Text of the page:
For the week ending 8 September 2012 / 20 Elul 5772

"Did You Come to Visit Me?"

by Rabbi Mendel Weinbach zt'l
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Question: I recently went to the hospital to visit a close friend and after I left him learned that another friend was hospitalized as well. When I went to his room he beamed with joy and asked me if I had come especially to visit him. What is the right thing to do in such a case?

Answer: While it is forbidden to deceive outright the one you did not really come to visit, there are two things you can do. One is to avoid answering the question and allow the asker to misinterpret your silence as an affirmative reply. If this is difficult, you can diplomatically reply that he is certainly worthy enough for one to take the trouble to come and visit him. This too fits into the formula presented by the Talmud (Mesechta Chullin 94) for avoiding a direct deception but allowing for self-delusion.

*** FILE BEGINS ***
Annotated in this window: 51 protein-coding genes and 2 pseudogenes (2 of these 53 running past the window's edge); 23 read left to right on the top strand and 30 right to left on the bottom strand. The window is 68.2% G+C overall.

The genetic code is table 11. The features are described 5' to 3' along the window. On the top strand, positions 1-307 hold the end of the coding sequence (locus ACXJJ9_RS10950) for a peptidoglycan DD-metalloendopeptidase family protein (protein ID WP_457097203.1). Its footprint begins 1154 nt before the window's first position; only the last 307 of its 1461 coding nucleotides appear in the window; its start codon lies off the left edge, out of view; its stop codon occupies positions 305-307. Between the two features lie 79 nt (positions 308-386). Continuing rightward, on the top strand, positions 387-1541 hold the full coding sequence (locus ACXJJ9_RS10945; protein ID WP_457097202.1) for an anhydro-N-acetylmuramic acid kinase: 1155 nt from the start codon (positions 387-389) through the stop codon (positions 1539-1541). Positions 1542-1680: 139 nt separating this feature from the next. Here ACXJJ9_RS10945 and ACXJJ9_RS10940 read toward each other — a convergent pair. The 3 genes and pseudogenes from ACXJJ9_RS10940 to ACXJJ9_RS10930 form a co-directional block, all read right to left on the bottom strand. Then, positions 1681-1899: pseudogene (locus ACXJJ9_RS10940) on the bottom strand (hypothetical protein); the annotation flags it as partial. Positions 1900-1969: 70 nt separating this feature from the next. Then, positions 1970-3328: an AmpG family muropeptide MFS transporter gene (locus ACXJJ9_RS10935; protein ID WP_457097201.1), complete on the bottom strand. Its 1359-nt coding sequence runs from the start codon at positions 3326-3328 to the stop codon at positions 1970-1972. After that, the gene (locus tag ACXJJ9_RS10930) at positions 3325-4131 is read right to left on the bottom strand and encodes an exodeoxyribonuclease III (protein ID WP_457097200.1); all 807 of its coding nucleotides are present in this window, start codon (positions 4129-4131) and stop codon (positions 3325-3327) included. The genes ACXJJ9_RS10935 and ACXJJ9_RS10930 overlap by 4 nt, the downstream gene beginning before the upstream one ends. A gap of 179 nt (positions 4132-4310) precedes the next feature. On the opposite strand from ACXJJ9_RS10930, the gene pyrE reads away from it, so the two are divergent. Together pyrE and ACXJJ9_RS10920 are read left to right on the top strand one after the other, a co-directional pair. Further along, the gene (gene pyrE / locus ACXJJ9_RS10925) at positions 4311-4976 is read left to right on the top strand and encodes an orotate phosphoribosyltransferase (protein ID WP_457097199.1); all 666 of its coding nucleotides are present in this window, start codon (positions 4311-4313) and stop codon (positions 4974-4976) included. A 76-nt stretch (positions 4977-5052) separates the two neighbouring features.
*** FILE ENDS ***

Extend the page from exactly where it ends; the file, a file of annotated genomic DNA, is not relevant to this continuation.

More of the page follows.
It should also be noted that if the patient is seriously ill and a "white lie" that you intentionally came to visit him will bring him the comfort that can improve his condition, then it is permissible to deviate from the truth if the other options are not feasible.

  • Based on the ruling of Rabbi Yitzchak Zilberstein, rabbi of the Ramat Elchanan community in Bnei Brak.

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